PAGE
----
• 1/4 teaspoon dried thyme
  • Dash of ground mustard
  • Salt to taste (I’m trying to cut down on how much salt I use *sigh* but it makes things taste so much better!)

Combine all in a small bowl, then toss with chicken so it’s well coated.  You could also easily double, triple, etc this recipe and save the rest in an airtight container for use another time.

Then I prepped all of my ingredients because it just makes things easier to have them all ready to go and on hand.  I usually break recipes down by steps and combine ingredients in bowl that way so I’m not dirtying 20 different things.
Prepped Ingredients for Creole Chicken and Okra

From left clockwise: parsley, okra/tomatoes/thyme/bay leaves, chicken tossed in creole, onion/green pepper, garlic.

After the prep, I started cooking.  I love recipes that don’t require more than 1 pan.  I broke up the amount of oil called for in the recipe a bit more because I hate using oil spray on my nonstick pans.  I’ve heard that over time in can build up a film and I like to keep my pans as nice as possible for as long as possible.

Creole Chicken and Okra Cooking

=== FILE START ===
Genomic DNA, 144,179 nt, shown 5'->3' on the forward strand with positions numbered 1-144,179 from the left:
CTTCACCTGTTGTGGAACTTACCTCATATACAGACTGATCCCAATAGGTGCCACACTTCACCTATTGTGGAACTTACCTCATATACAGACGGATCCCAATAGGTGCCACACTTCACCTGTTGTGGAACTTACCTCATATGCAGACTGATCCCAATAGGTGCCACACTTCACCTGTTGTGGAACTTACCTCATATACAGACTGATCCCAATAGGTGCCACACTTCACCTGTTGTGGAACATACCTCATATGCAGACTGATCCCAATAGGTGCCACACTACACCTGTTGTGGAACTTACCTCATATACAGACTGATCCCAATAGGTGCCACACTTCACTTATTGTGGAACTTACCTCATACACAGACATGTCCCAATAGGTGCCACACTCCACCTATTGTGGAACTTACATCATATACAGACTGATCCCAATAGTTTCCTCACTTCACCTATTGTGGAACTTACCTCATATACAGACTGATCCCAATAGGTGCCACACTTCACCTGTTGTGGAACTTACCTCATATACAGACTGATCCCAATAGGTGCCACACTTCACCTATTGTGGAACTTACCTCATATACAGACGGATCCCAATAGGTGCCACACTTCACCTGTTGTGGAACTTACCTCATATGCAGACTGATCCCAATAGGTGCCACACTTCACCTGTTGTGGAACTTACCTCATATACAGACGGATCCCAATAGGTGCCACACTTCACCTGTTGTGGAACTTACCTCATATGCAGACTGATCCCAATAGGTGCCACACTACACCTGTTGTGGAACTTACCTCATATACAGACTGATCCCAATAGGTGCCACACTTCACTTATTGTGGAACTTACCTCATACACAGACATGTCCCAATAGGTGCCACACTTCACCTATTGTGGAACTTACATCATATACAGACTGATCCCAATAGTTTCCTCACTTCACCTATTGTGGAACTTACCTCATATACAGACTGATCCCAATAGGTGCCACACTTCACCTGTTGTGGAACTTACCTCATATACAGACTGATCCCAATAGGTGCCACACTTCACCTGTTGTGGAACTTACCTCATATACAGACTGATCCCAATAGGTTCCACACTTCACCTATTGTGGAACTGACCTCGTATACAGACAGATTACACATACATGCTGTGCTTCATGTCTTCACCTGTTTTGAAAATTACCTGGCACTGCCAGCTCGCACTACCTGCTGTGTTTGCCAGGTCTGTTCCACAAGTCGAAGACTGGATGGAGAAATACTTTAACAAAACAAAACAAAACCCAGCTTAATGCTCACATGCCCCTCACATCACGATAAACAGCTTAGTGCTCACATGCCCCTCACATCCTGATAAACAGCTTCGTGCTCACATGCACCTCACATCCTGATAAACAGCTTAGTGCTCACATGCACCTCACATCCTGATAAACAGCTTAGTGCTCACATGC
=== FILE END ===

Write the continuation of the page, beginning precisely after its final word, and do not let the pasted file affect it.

When it came down to the point where everything was done, I went to get the rice from the cooker and *gasp* my cooker that I had literally just been talking about how great it was, had messed up and switched to warm too early so the rice wasn’t done all of the way.  What is with my week?  That has literally never happened before.  And I did not want to resort to Uncle Ben’s again (really need to start freezing precooked rice!) So after switching the cooker back to warm, I ended up having to keep the pan covered and turn the burner all the way down to keep it warm which I waited on the rice.  The nice thing is that I think it actually made the recipe better since the flavors had time to meld together more.

Plated Creole Chicken and Okra

How delicious does that look?

Here’s my slightly modified version, anything I’ve changed is in italics


  • Olive oil cooking spray
  • 2 6-oz boneless, skinless chicken breasts, rinsed and patted dry, cut into bite-size pieces
  • 1 1/2 tbsp olive oil, divided
  • 1 cup diced onion